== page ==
The Texas Rangers' deadline for signing Yu Darvish is rapidly approaching, and the team has until Wednesday afternoon to strike a deal or the coveted pitcher will return to pitch in Japan.
The Rangers and Darvish's representatives -- Don Nomura and Arn Tellem -- have until 5 p.m. ET Wednesday to strike a deal.
A report over the weekend said the big sticking point is the term of the contract. Yahoo! Sports said the Rangers are pursuing a six-year deal, and that Darvish preferred five years so he can become a free agent sooner. The report goes on to say the chances of both sides not reaching some sort of agreement is "minimal."
Rangers CEO Nolan Ryan reiterated over the weekend that he's "optimistic" a deal will get done by the deadline and that Darvish would be pitching in a Rangers uniform this season.
"My expectation is that we'll get something done," Ryan said. "It's a process, so during the period that we negotiate with someone, we really don't talk about it. I'm optimistic we'll get something done."
If for some reason things don't come together, Darvish would return to pitch in Japan in 2012 and the Hokkaido Nippon-Ham Fighters would have to refund the Rangers' record $51.7 million posting bid.
The Rangers' interest in Darvish dates back a few years. They've scouted him plenty in that span and had someone at nearly all of his 2011 starts. General manager Jon Daniels himself traveled last summer to see Darvish pitch and talk to members of the Rangers' Pacific Rim operations.
The Rangers have increased their presence in the Japan market in recent years and can boast a nice success story in Colby Lewis, who pitched well for two seasons in Japan and signed a two-year deal with a club option, which the club exercised, for 2012.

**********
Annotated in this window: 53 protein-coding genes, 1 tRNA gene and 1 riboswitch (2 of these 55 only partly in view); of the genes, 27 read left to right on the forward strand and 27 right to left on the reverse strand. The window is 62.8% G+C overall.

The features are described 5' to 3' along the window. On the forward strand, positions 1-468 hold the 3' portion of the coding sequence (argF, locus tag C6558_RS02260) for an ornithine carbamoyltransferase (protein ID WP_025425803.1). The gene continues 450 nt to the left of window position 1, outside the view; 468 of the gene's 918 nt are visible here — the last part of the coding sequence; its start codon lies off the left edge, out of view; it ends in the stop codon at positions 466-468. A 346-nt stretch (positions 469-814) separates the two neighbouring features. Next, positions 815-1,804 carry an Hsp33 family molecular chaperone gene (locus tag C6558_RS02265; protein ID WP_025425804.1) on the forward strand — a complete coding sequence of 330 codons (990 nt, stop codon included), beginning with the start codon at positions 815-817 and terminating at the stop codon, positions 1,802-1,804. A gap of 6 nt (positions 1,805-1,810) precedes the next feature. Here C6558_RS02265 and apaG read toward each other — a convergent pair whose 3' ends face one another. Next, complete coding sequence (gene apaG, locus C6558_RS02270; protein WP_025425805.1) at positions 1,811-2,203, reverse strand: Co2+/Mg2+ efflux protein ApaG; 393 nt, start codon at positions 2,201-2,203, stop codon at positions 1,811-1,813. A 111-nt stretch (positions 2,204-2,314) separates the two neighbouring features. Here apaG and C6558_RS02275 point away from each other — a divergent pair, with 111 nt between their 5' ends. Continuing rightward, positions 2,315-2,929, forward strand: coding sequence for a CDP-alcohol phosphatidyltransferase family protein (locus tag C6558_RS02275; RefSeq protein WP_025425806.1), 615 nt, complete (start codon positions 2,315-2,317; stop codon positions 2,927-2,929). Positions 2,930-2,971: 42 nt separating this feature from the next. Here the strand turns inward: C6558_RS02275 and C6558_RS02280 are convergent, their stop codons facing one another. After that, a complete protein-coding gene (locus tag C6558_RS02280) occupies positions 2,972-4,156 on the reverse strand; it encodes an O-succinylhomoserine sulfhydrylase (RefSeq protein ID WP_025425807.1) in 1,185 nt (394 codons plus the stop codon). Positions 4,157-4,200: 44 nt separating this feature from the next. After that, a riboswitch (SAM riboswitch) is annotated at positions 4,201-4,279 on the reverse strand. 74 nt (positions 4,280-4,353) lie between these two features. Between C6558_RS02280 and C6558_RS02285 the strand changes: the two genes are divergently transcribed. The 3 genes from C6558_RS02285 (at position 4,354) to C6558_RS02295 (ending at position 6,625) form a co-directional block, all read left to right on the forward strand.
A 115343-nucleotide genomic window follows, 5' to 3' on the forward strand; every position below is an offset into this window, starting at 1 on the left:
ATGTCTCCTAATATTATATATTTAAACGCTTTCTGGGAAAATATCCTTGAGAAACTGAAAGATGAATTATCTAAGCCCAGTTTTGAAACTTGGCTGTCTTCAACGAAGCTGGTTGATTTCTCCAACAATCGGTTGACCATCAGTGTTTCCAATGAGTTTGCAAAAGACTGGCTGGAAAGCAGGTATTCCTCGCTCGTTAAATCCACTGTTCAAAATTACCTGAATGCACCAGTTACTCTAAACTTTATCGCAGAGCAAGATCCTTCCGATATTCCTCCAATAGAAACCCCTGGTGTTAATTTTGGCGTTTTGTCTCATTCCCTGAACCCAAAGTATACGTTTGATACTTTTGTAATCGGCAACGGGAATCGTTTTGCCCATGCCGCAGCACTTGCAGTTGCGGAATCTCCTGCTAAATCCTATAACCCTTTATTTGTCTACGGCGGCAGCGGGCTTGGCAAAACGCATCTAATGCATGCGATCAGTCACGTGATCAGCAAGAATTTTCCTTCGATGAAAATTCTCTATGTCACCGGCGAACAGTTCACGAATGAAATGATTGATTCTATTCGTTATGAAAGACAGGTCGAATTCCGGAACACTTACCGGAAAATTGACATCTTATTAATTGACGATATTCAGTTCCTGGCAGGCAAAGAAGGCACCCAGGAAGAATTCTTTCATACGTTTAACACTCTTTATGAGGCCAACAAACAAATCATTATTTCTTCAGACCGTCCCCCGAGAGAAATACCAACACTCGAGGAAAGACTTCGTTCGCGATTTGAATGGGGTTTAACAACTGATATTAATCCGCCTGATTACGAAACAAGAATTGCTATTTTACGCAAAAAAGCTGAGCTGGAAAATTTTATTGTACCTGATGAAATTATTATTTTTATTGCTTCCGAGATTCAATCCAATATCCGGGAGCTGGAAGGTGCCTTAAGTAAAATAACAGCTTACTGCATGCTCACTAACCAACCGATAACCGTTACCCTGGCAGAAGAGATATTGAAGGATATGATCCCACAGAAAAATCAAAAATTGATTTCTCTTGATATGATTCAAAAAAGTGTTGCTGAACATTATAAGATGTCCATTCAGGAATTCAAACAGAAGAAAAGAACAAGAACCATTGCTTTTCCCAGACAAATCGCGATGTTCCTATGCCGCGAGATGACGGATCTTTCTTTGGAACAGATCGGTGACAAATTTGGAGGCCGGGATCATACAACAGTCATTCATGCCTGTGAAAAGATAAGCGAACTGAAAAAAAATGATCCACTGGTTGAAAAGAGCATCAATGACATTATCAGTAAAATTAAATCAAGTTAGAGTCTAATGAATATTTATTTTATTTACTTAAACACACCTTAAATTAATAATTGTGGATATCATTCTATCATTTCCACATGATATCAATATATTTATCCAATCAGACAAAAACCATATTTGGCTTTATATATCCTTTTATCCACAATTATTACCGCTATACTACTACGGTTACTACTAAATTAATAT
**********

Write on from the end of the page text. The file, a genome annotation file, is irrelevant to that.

"If you're able to throw strikes, pound the strike zone and get guys out, it doesn't matter what league you play in," said Lewis, who beat Darvish when both were pitching in Japan in 2008 and believes that Darvish could be successful in the majors. "If you can command the fastball and do what you need to do to get guys out, you can have success here, too.
"He has overpowering stuff, especially in that league over there. The big thing that stood out to me was his fastball command. If he can do that here, he'll have success."
As part of the negotiation process, Darvish made his first trip to Texas in early January. He toured Rangers Ballpark in Arlington, met a few players (including Josh Hamilton and Ian Kinsler) and watched a video the club put together designed to make Darvish feel welcome. It included highlights of Darvish, highlights of the Rangers' playoff runs and some messages from players. Hamilton said he took part in the video, saying "Welcome to Texas" in Japanese and sharing some thoughts with the young pitcher.
"I told him, 'If you come in, give us your best, we'll definitely give you our best every day and at the same time, don't take offense because we're going to pick on you a lot -- it just means that we love you,' " Hamilton said.
Kinsler and Hamilton both said the biggest takeaway from meeting Darvish was his size -- he's listed at 6-foot-5 and 220 pounds. Even Ryan said Darvish was bigger than he thought, and the Hall of Famer was impressed with the pitcher when he met him in Texas earlier this month.
"He was built like a pitcher," Ryan said. "He looks good. He understands a lot of English and I just liked his attitude about wanting to compete. To me, he represented what I've been led to believe."
The mission for both sides, now, is to try to reach an agreement that would satisfy both parties by Wednesday afternoon. If they do, it should making things very interesting next month in Surprise, Ariz., when pitchers and catchers report by Feb. 22.
Richard Durrett covers the Texas Rangers for ESPNDallas.com.